A different way to look at it is what will people pay for? Saving time. Stuff they can’t get elsewhere. Stuff with practical benefits.

Anyway I make lots of stuff that could maybe be sold, and I think I should sell some of it and make some free. I have some ideas about how not to decide what’s free or paid. I don’t know a good way to decide. Anyone got ideas?


Elliot Temple on October 27, 2020

Messages (9)

Some people sell behind the scenes stuff or director's cuts (longer versions of videos; less condensed), e.g. only patreon subs get that. That fits the strategy of selling more niche stuff to hardcore fans. I don't wanna do only that but it works OK.

Selling stuff I wouldn't make otherwise makes sense. That's another criterion I forgot when writing the article. E.g. I could make worksheets that I think would be useful for people but I definitely wouldn't do that if I was alone on an island. I only want to if people actually care to pay for it.

That's not a full answer though. Just some partial answer.


curi at 5:09 PM on October 27, 2020 | #1 | reply | quote

> I’d generally rather make 5 lower effort things than 1 polished thing.

Then generally keep doing mostly low effort things.

As one incremental improvement to what you're currently doing:

Suppose sometimes when you make a specific lower effort thing, you think it could succeed with a much wider audience as a polished thing. But you don't want to do the polishing effort yourself.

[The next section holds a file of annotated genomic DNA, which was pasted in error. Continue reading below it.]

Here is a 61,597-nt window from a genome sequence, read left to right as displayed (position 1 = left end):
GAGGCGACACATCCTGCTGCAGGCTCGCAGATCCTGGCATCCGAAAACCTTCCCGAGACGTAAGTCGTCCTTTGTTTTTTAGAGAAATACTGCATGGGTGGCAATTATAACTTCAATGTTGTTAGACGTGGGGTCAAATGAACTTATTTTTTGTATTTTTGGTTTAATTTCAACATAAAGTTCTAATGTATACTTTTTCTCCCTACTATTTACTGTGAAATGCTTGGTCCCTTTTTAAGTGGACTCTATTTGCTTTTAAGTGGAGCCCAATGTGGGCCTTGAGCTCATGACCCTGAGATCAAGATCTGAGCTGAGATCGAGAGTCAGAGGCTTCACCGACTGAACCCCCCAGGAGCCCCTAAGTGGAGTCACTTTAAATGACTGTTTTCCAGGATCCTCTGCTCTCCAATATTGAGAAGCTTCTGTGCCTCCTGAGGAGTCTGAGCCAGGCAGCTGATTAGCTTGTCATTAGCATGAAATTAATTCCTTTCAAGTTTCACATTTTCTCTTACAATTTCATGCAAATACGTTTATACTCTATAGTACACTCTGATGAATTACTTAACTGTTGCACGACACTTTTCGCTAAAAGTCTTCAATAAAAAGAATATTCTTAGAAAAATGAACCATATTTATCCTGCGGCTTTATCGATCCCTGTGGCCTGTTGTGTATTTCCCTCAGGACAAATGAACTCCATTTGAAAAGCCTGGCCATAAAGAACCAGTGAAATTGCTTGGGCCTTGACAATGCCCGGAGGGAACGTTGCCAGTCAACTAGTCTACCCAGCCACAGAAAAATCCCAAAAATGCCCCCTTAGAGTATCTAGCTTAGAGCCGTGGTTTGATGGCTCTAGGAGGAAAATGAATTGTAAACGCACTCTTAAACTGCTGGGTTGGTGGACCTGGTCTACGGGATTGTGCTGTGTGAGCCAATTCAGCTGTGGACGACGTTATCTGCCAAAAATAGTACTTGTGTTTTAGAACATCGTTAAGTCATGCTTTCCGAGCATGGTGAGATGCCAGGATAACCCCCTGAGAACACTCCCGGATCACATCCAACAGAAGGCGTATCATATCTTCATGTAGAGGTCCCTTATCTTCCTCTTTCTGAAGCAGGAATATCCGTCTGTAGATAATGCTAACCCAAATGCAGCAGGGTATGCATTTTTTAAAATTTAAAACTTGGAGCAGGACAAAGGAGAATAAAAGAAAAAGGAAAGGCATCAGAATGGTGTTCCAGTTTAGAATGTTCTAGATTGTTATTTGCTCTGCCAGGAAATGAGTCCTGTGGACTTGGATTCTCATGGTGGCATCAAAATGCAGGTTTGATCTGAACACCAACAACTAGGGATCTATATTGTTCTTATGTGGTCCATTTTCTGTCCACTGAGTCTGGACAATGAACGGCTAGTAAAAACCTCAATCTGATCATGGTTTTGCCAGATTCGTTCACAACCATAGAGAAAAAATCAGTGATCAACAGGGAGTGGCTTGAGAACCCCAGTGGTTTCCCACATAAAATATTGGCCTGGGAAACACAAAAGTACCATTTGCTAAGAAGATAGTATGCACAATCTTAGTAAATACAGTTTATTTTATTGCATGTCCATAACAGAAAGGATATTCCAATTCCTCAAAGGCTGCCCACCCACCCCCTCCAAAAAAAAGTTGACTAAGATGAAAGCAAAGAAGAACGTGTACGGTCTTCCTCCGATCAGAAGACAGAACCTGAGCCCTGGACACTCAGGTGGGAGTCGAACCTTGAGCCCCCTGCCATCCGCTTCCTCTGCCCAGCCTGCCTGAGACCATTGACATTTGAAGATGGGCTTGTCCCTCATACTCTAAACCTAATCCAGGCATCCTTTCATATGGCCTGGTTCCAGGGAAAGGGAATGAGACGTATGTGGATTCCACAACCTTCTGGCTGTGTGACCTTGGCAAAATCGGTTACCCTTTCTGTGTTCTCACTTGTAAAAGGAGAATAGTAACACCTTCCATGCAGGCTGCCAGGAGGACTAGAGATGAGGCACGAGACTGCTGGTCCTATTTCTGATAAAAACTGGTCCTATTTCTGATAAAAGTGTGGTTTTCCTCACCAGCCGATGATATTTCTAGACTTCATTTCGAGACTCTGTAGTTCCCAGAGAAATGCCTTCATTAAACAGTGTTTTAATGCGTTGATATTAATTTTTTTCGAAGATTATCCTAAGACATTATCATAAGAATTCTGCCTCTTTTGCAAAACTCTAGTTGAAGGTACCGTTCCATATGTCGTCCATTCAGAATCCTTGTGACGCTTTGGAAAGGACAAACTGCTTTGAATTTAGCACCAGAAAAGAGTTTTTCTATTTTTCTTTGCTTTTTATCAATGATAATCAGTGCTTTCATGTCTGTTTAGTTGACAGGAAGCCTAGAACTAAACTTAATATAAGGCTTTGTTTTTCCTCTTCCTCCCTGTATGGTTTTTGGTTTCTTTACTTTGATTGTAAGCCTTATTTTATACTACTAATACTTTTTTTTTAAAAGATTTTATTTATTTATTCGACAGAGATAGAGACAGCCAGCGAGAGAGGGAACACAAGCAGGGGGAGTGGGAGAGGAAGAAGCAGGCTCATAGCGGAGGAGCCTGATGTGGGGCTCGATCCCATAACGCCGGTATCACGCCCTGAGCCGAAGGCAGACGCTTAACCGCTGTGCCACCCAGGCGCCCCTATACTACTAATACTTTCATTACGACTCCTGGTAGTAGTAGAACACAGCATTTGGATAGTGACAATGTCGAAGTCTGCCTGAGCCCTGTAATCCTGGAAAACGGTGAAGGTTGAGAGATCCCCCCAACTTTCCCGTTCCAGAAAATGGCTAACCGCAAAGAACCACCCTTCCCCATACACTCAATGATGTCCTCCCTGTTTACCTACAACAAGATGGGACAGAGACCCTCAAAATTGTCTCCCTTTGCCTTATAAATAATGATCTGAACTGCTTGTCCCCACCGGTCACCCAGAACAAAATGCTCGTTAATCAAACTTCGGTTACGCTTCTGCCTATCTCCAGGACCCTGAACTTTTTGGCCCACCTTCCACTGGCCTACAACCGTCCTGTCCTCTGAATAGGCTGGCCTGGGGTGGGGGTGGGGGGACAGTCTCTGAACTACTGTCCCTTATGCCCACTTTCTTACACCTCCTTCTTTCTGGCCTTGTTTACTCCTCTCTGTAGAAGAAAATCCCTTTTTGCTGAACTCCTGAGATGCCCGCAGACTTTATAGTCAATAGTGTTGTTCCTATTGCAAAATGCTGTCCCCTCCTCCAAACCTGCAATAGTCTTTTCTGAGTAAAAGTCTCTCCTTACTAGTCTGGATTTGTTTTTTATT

In that case you could offer a business proposition to your hardcore fans who get the low effort thing: Take the low effort thing and polish it. You (ET) maintain editorial control before anything goes out, either free or paid.

If you agree the polished thing is then good enough to be sold, split the profits by some pre-arranged percentage.

If you agree the polished thing is good enough to give away (or want to give it away for other reasons) but not sell, perhaps the fan is OK with that or there's some other provision for compensation like a portion of subscriber fees coming from a referral link in the polished thing.

Apart from the potential profits, the fan also gets to test their understanding of the material. For you, both the polished thing and the lower effort thing exist, and you might make some profit you wouldn't have otherwise made. Seems like a possible win-win.

If none of your hardcore fans want to accept the business proposition and make the polished thing, nothing is lost (you weren't going to do it anyway).

The main problem I can think of is if you also don't want to do the review(s) and corrrection(s) of the hardcore fan's polishing work. You may want to limit that effort by further limiting which hardcore fans you make the business proposition to. But if you don't want to do it at all, then this suggestion won't work.


Andy Dufresne at 5:29 PM on October 27, 2020 | #2 | reply | quote

#2 I'm not convinced that anyone wants to or is able to improve my work like that. I have tried some similar projects before. For example I gave someone a bunch of info about diet/health/weight loss, basically in bullet point form, which they were going to make a polished version of. They didn't do it.

Productive collaboration is one of the many things people might be able to do if they got better at thinking and philosophy. But people are broadly stuck for various reasons.

Types of polishing vary and some are much easier than others, but you don't see people making polished Keynote (slides) presentations of anything I make, nor making summary videos, nor making condensed versions of my streams, or many other ideas. The bottleneck is not coming up with such ideas or me suggesting them. And many don't even require my involvement. The bottleneck is on people actually doing stuff and/or learning to do stuff.